Back in April, I wrote a post talking about Hyperbaric Oxygen Therapy (HBOT) as an alternative treatment for fibromyalgia. Research on HBOT has received a lot of attention in the press over recent months and I decided to try this treatment for myself through an MS therapy centre. The initial course of treatment for fibromyalgia is 20 sessions–5 per week at 33ft for 4 weeks—followed by weekly top-up sessions. I knew this would be an intense process but I was willing to give it a go. I kept a journal throughout my treatment (which I made available to email subscribers—click here to sign up) but I thought I would also summarise my experience with hyperbaric oxygen therapy in this blog post.
My first week of treatment
My main concern prior to starting HBOT was that I knew I had quite a bit of travelling to and from the MS therapy centre. All-in-all HBOT took a good chunk of time out of my day to do—around 3.5-4 hours each session. I was worried this would exhaust me. Despite my concerns, I saw some positives from the treatment straight away. After the first day, I noticed a positive difference in my sleep; I fell asleep much quicker than normal, my sleep was less disruptive and the quality had improved (I track my sleep using the ResMed S+). The downside was that I woke up the next morning feeling heavy and very fatigued despite this good sleep.
Throughout my first week of treatment, I continued to have good sleep but by the end of the week I was experiencing an exacerbation of some symptoms. I was feeling more fatigued, which I had put down to the extra exertion of travelling and actually having the treatment, and by the Thursday, I was feeling irritable and anxious. I then woke up during the Friday night with a really sore throat and chest (symptoms usually associated with a bad flare up). Thankfully by the time I awoke on the Saturday morning these had eased, but they were definitely a sign I was pushing things.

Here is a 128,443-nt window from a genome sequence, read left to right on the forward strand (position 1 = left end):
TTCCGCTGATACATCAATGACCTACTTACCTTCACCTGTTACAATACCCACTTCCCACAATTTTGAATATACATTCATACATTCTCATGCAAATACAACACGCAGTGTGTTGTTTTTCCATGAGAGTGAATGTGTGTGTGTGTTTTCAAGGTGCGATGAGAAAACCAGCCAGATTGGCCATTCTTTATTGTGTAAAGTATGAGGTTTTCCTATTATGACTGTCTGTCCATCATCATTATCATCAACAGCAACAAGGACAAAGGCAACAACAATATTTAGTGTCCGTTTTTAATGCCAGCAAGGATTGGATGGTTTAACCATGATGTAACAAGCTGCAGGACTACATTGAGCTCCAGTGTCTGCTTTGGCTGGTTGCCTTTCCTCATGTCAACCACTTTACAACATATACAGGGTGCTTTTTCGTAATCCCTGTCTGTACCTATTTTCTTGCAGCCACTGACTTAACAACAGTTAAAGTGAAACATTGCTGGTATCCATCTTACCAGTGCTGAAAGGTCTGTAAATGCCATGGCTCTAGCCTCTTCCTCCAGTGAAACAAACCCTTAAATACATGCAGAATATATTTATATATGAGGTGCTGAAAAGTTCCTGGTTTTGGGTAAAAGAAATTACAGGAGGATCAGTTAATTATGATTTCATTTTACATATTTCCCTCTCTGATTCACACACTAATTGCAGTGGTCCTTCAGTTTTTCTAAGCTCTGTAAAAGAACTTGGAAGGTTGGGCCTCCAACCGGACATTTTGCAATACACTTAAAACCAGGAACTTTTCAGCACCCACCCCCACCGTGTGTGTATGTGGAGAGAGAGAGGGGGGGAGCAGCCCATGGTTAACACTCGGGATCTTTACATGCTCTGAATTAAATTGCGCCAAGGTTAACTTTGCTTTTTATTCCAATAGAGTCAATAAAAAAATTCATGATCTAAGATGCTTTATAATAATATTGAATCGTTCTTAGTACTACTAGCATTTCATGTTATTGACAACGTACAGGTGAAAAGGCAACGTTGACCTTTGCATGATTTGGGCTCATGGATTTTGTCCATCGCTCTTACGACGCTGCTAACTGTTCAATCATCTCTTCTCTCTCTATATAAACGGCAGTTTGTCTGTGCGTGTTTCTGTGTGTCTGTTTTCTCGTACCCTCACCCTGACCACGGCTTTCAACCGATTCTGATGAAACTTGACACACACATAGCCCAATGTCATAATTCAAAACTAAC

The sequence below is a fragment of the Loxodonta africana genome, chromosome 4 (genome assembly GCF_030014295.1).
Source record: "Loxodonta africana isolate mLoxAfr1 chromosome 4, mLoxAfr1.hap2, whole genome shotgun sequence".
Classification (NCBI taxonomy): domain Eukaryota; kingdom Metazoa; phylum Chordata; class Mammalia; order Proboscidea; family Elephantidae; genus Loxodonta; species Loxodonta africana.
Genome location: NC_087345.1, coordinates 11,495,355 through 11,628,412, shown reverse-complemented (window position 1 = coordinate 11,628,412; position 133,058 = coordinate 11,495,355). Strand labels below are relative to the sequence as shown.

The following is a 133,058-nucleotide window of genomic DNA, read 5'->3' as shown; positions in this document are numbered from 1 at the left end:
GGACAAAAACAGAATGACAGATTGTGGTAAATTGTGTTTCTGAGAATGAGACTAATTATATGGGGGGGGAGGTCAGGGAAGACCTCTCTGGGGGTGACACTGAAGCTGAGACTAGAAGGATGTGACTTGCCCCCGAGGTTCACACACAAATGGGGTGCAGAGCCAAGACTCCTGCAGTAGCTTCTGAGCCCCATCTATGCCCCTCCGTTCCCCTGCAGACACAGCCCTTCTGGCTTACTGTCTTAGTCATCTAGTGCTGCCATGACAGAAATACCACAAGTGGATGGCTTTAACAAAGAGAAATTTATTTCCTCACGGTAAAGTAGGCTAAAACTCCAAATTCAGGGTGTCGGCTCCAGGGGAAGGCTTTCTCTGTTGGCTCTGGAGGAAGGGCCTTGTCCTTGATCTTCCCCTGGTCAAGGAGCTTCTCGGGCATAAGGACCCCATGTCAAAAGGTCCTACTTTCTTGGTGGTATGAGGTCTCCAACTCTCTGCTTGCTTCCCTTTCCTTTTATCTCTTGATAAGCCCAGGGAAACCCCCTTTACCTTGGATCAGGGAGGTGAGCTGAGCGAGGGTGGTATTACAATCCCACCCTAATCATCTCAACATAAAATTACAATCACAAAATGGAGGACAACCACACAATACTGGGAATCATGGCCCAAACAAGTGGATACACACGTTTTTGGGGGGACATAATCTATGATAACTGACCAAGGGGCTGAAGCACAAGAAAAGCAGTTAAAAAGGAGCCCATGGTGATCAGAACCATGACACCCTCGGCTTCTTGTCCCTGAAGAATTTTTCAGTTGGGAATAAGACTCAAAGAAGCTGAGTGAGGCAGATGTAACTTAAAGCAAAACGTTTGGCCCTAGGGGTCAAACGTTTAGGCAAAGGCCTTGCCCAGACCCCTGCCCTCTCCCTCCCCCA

I like to use a traffic light system when thinking about how I am doing. Green means that things are ticking along okay and I managing my energy, amber is a warning sign to slow and red is an all-out flare. I felt like my health was pretty stable before the HBOT started and I was green most days. By the middle of the first week of treatment, I was definitely into amber and towards the end of the week I was headed for red.
On the Saturday evening of week one, I crashed. I had my fifth session of HBOT in the afternoon and when I got home I rested for 20 minutes before taking my herbal therapies and then going for a bath. After I got out the bath, I was literally okay one minute and then the next I well and truly crashed. I felt heavy, fatigued, very ill (flu-like) and I hurt from head to toe. This is something I had not experienced in a long, long time. It was horrible. I spent Saturday evening in my bed, sipping on lemon water and lying on my head pad. I also used my Lightstim to help reduce some of the pain.
After a couple of hours, I got to the point where I felt more human again and so I was left wondering if this had been a herx reaction or if I had been a flare? Thankfully I had the Sunday to rest before beginning the second week of treatment on the following Monday. However, from the Saturday onwards the quality of my sleep decreased and the initial benefit I seemed to have gained from HBOT was lost. I think this was simply because I was pushing myself so much and, as crazy as it sounds, I’ve learned that I need some energy in my reserves to get a decent night’s sleep. If I am utterly exhausted, poor sleep is guaranteed.
Week 2 of Hyperbaric Oxygen Therapy
Throughout my second week I noticed that I had that horrible flu-like ill feeling hanging over me. This isn’t a new symptom. For the past (almost) two years my fatigue has always been accompanied with a sense of feeling unwell. The extent of it just varies and prior to starting HBOT it had been consistently mild. But by this point it had gotten worse again and it was horrible feeling really ill each day. Interestingly, this feeling sometimes lifted immediately after a HBOT session but unfortunately the relief was short-lived.